Today’s conversation is with Jill Melchionda, President of April Six, a global B2B marketing agency that works exclusively in the technology sector, and a certified member of the Demandbase partnership program. Jill has spent the majority of her career at advertising and marketing agencies, running them or contributing to their success, on both the B2B and B2C side. In this blog post, we chat about the evolution of rolling out ABM strategies with customers.
Q: What’s the value of April Six’s participation in the Demandbase Partner Program?
A: April Six launched 19 years ago as a technology marketing agency, very much focused on demand generation and market activation. We have always served a very specific B2B technology client base. We know this category really well, have a great deal of experience across a variety of clients. Over the years, we have evolved our team, capabilities and services to support our clients’ ever-expanding marketing needs. So while demand generation is embedded in nearly every client engagement, we also offer brand identity development, website development, integrated marketing programs, which includes content, PR & influencer capabilities, as well as sales and channel enablement. Our clients represent a mix of large enterprise brands like AWS, Rockwell Automation, HP, Symantec, but we also work with emerging brands who are inventing or disrupting a category. We’ve ridden several cyclical waves where our clients either want a generalist partner who can do lots of things well, or a specialist agency with deep expertise in a niche area of marketing. We’ve opted to expand our services in strategic ways based on our breadth of knowledge and experience and the value we provide to our customers. Our relationship with Demandbase is pivotal. We prioritize the due diligence to identify leaders and align ourselves accordingly. We can’t afford to be agnostic. Our customers demand informed and proven recommendations. Our relationship with Demandbase ensures our first-hand access to the latest ABM innovations and ABM education that is easily the best in the marketplace.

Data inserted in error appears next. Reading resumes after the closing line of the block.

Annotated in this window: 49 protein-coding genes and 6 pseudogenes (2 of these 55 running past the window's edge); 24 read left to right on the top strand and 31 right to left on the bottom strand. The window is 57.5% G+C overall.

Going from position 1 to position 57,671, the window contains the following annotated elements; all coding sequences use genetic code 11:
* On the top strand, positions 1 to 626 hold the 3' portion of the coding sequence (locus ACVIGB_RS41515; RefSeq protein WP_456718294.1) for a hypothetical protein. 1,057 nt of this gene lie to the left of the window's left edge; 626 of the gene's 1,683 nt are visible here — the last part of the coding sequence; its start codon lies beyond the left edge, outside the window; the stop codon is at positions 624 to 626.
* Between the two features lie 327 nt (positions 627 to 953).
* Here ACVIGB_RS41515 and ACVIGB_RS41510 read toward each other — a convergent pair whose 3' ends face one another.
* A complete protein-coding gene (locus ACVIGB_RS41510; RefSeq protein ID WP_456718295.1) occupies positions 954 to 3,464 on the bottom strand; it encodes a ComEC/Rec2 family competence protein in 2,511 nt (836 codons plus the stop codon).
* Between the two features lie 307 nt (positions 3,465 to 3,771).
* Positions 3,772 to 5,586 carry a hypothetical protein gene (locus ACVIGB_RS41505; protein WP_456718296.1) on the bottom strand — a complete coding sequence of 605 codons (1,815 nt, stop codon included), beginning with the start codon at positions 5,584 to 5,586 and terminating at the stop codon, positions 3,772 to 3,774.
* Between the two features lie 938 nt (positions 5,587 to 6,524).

Q: I’ve heard you tell the story of a prospective customer’s Chief Revenue Officer who asked the question “Why would you ever do marketing unless it was account-based?” What sort of insight does that question reveal?
A: Frankly, this was a smart question from someone in his specific position who represented a very niche B2B offering and a narrow audience focus. With his audience and product, he shouldn’t be doing marketing unless it has an ABM foundation. But, that doesn’t mean you can build brand at the account level. More generally, as an agency, we are being asked to provide guidance around the development and implementation of an ABM philosophy on an increasingly frequent basis. The sophistication of even the initial ABM questions we get right out of the gate have been up-leveling and moving beyond “why” to “how”. But at the same time, the basic constraints haven’t gone anywhere; sales and marketing alignment, cultural and organizational shifts, technology, etc. are all still important considerations. In response to this transformation in the marketplace, we’ve arrived at a specialization that helps to establish an ABM model that maximizes insights, takes into considerations the nuances of our customers’ target markets and eschews any sort of cookie-cutter approach so they are set up for success from the outset. We understand that shifting to ABM requires a significant investment in time, resources and budget, so a “basic” approach or one-size-fits-all is not appropriate.